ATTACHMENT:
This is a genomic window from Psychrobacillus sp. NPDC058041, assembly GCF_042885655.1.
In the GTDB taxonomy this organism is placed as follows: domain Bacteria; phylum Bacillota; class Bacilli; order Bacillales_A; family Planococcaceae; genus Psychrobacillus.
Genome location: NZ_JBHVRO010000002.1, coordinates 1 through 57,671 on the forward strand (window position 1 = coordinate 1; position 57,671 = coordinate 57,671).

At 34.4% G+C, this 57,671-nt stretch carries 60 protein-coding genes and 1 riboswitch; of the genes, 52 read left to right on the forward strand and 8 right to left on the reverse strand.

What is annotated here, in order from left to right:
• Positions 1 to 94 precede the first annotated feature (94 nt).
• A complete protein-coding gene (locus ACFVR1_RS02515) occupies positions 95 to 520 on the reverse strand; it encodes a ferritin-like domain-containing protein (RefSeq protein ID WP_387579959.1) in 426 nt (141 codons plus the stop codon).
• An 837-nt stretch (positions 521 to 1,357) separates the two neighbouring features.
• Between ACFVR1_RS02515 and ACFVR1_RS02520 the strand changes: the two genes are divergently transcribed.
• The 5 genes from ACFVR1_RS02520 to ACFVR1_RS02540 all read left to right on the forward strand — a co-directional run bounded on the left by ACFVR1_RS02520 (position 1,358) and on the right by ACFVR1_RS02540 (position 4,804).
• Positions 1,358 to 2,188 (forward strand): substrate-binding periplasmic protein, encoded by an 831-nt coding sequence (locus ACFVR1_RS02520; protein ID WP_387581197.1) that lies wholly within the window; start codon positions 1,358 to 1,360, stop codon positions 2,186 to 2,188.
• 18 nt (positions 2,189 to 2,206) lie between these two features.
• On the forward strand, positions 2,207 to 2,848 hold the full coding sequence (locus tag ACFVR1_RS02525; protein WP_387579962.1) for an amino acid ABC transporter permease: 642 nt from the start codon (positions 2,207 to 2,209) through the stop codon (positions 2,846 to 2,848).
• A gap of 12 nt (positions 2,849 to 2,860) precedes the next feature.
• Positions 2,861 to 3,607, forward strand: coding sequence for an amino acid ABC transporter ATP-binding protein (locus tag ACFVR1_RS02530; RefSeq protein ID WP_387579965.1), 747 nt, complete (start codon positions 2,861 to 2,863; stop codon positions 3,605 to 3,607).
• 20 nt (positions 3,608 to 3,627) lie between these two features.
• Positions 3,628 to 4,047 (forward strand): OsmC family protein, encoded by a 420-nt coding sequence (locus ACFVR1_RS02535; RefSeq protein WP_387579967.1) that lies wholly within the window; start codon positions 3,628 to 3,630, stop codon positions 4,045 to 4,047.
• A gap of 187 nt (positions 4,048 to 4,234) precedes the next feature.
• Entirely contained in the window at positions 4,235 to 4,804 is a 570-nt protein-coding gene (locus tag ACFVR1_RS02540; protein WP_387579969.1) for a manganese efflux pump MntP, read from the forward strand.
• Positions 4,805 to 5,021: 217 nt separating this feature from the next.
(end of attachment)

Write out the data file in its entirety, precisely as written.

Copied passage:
This is a genomic window from Psychrobacillus sp. NPDC058041, assembly GCF_042885655.1.
In the GTDB taxonomy this organism is placed as follows: domain Bacteria; phylum Bacillota; class Bacilli; order Bacillales_A; family Planococcaceae; genus Psychrobacillus.
Genome location: NZ_JBHVRO010000002.1, coordinates 1 through 57,671 on the forward strand (window position 1 = coordinate 1; position 57,671 = coordinate 57,671).

At 34.4% G+C, this 57,671-nt stretch carries 60 protein-coding genes and 1 riboswitch; of the genes, 52 read left to right on the forward strand and 8 right to left on the reverse strand.

What is annotated here, in order from left to right:
• Positions 1 to 94 precede the first annotated feature (94 nt).
• A complete protein-coding gene (locus ACFVR1_RS02515) occupies positions 95 to 520 on the reverse strand; it encodes a ferritin-like domain-containing protein (RefSeq protein ID WP_387579959.1) in 426 nt (141 codons plus the stop codon).
• An 837-nt stretch (positions 521 to 1,357) separates the two neighbouring features.
• Between ACFVR1_RS02515 and ACFVR1_RS02520 the strand changes: the two genes are divergently transcribed.
• The 5 genes from ACFVR1_RS02520 to ACFVR1_RS02540 all read left to right on the forward strand — a co-directional run bounded on the left by ACFVR1_RS02520 (position 1,358) and on the right by ACFVR1_RS02540 (position 4,804).
• Positions 1,358 to 2,188 (forward strand): substrate-binding periplasmic protein, encoded by an 831-nt coding sequence (locus ACFVR1_RS02520; protein ID WP_387581197.1) that lies wholly within the window; start codon positions 1,358 to 1,360, stop codon positions 2,186 to 2,188.
• 18 nt (positions 2,189 to 2,206) lie between these two features.
• On the forward strand, positions 2,207 to 2,848 hold the full coding sequence (locus tag ACFVR1_RS02525; protein WP_387579962.1) for an amino acid ABC transporter permease: 642 nt from the start codon (positions 2,207 to 2,209) through the stop codon (positions 2,846 to 2,848).
• A gap of 12 nt (positions 2,849 to 2,860) precedes the next feature.
• Positions 2,861 to 3,607, forward strand: coding sequence for an amino acid ABC transporter ATP-binding protein (locus tag ACFVR1_RS02530; RefSeq protein ID WP_387579965.1), 747 nt, complete (start codon positions 2,861 to 2,863; stop codon positions 3,605 to 3,607).
• 20 nt (positions 3,608 to 3,627) lie between these two features.
• Positions 3,628 to 4,047 (forward strand): OsmC family protein, encoded by a 420-nt coding sequence (locus ACFVR1_RS02535; RefSeq protein WP_387579967.1) that lies wholly within the window; start codon positions 3,628 to 3,630, stop codon positions 4,045 to 4,047.
• A gap of 187 nt (positions 4,048 to 4,234) precedes the next feature.
• Entirely contained in the window at positions 4,235 to 4,804 is a 570-nt protein-coding gene (locus tag ACFVR1_RS02540; protein WP_387579969.1) for a manganese efflux pump MntP, read from the forward strand.
• Positions 4,805 to 5,021: 217 nt separating this feature from the next.